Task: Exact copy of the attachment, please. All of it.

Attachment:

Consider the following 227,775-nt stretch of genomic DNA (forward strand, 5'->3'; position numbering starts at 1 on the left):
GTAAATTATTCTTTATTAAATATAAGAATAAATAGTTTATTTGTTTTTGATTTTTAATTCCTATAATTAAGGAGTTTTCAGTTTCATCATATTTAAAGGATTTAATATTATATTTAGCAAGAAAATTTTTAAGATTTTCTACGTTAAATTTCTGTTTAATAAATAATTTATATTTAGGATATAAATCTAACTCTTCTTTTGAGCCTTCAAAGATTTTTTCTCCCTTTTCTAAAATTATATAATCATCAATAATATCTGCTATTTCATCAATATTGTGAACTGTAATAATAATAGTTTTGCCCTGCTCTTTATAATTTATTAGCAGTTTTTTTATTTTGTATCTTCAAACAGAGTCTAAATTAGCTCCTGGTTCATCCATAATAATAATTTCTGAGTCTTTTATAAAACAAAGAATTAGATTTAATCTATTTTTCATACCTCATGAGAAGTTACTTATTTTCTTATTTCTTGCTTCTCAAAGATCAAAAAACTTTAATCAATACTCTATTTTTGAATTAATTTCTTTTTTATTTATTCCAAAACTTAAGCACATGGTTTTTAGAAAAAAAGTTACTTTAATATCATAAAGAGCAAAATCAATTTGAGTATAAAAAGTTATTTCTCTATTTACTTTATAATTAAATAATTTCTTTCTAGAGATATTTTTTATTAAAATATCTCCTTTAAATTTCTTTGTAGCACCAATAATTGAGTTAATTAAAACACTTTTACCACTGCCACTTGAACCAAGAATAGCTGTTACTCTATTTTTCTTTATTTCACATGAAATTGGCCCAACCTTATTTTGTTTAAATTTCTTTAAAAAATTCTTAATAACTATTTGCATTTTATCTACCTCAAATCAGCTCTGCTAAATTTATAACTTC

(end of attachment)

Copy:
Consider the following 227,775-nt stretch of genomic DNA (forward strand, 5'->3'; position numbering starts at 1 on the left):
GTAAATTATTCTTTATTAAATATAAGAATAAATAGTTTATTTGTTTTTGATTTTTAATTCCTATAATTAAGGAGTTTTCAGTTTCATCATATTTAAAGGATTTAATATTATATTTAGCAAGAAAATTTTTAAGATTTTCTACGTTAAATTTCTGTTTAATAAATAATTTATATTTAGGATATAAATCTAACTCTTCTTTTGAGCCTTCAAAGATTTTTTCTCCCTTTTCTAAAATTATATAATCATCAATAATATCTGCTATTTCATCAATATTGTGAACTGTAATAATAATAGTTTTGCCCTGCTCTTTATAATTTATTAGCAGTTTTTTTATTTTGTATCTTCAAACAGAGTCTAAATTAGCTCCTGGTTCATCCATAATAATAATTTCTGAGTCTTTTATAAAACAAAGAATTAGATTTAATCTATTTTTCATACCTCATGAGAAGTTACTTATTTTCTTATTTCTTGCTTCTCAAAGATCAAAAAACTTTAATCAATACTCTATTTTTGAATTAATTTCTTTTTTATTTATTCCAAAACTTAAGCACATGGTTTTTAGAAAAAAAGTTACTTTAATATCATAAAGAGCAAAATCAATTTGAGTATAAAAAGTTATTTCTCTATTTACTTTATAATTAAATAATTTCTTTCTAGAGATATTTTTTATTAAAATATCTCCTTTAAATTTCTTTGTAGCACCAATAATTGAGTTAATTAAAACACTTTTACCACTGCCACTTGAACCAAGAATAGCTGTTACTCTATTTTTCTTTATTTCACATGAAATTGGCCCAACCTTATTTTGTTTAAATTTCTTTAAAAAATTCTTAATAACTATTTGCATTTTATCTACCTCAAATCAGCTCTGCTAAATTTATAACTTC